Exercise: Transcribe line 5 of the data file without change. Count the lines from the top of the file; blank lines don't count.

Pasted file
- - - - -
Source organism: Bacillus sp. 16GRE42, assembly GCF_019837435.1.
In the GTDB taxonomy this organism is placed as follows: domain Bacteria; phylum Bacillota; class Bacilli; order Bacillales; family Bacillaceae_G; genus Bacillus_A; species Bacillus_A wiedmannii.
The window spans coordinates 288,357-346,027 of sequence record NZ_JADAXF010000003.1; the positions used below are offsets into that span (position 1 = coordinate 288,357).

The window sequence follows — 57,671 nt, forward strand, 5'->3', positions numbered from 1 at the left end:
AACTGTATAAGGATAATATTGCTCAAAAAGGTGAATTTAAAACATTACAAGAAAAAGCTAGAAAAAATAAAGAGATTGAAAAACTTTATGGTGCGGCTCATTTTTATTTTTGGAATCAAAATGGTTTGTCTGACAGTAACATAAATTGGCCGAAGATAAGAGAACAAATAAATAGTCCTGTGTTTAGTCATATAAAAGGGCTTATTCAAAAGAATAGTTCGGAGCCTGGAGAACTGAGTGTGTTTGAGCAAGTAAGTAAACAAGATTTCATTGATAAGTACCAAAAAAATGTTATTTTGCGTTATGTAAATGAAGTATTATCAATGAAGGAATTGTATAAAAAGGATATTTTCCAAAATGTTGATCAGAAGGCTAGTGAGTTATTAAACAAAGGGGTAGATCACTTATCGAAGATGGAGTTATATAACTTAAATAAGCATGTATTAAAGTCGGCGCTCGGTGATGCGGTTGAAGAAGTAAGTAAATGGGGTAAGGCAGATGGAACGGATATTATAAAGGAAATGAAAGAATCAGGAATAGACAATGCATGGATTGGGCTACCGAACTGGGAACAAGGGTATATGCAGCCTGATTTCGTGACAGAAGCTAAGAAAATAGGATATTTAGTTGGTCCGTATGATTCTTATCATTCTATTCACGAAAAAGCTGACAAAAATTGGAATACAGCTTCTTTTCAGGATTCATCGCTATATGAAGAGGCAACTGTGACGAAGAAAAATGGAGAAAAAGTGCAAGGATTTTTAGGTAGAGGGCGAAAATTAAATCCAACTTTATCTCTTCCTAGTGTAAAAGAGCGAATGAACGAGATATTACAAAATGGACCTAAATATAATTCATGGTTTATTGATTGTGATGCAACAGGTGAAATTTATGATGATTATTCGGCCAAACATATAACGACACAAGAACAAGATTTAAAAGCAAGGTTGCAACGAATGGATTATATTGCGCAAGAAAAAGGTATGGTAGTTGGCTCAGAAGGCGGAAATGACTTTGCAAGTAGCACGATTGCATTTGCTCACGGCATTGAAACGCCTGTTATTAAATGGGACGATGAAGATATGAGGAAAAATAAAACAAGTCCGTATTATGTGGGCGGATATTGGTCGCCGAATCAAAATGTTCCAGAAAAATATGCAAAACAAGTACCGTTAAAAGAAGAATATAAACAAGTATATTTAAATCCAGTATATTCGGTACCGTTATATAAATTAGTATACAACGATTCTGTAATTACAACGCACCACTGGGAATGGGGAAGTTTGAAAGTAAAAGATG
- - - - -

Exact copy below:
AACTGTATAAGGATAATATTGCTCAAAAAGGTGAATTTAAAACATTACAAGAAAAAGCTAGAAAAAATAAAGAGATTGAAAAACTTTATGGTGCGGCTCATTTTTATTTTTGGAATCAAAATGGTTTGTCTGACAGTAACATAAATTGGCCGAAGATAAGAGAACAAATAAATAGTCCTGTGTTTAGTCATATAAAAGGGCTTATTCAAAAGAATAGTTCGGAGCCTGGAGAACTGAGTGTGTTTGAGCAAGTAAGTAAACAAGATTTCATTGATAAGTACCAAAAAAATGTTATTTTGCGTTATGTAAATGAAGTATTATCAATGAAGGAATTGTATAAAAAGGATATTTTCCAAAATGTTGATCAGAAGGCTAGTGAGTTATTAAACAAAGGGGTAGATCACTTATCGAAGATGGAGTTATATAACTTAAATAAGCATGTATTAAAGTCGGCGCTCGGTGATGCGGTTGAAGAAGTAAGTAAATGGGGTAAGGCAGATGGAACGGATATTATAAAGGAAATGAAAGAATCAGGAATAGACAATGCATGGATTGGGCTACCGAACTGGGAACAAGGGTATATGCAGCCTGATTTCGTGACAGAAGCTAAGAAAATAGGATATTTAGTTGGTCCGTATGATTCTTATCATTCTATTCACGAAAAAGCTGACAAAAATTGGAATACAGCTTCTTTTCAGGATTCATCGCTATATGAAGAGGCAACTGTGACGAAGAAAAATGGAGAAAAAGTGCAAGGATTTTTAGGTAGAGGGCGAAAATTAAATCCAACTTTATCTCTTCCTAGTGTAAAAGAGCGAATGAACGAGATATTACAAAATGGACCTAAATATAATTCATGGTTTATTGATTGTGATGCAACAGGTGAAATTTATGATGATTATTCGGCCAAACATATAACGACACAAGAACAAGATTTAAAAGCAAGGTTGCAACGAATGGATTATATTGCGCAAGAAAAAGGTATGGTAGTTGGCTCAGAAGGCGGAAATGACTTTGCAAGTAGCACGATTGCATTTGCTCACGGCATTGAAACGCCTGTTATTAAATGGGACGATGAAGATATGAGGAAAAATAAAACAAGTCCGTATTATGTGGGCGGATATTGGTCGCCGAATCAAAATGTTCCAGAAAAATATGCAAAACAAGTACCGTTAAAAGAAGAATATAAACAAGTATATTTAAATCCAGTATATTCGGTACCGTTATATAAATTAGTATACAACGATTCTGTAATTACAACGCACCACTGGGAATGGGGAAGTTTGAAAGTAAAAGATG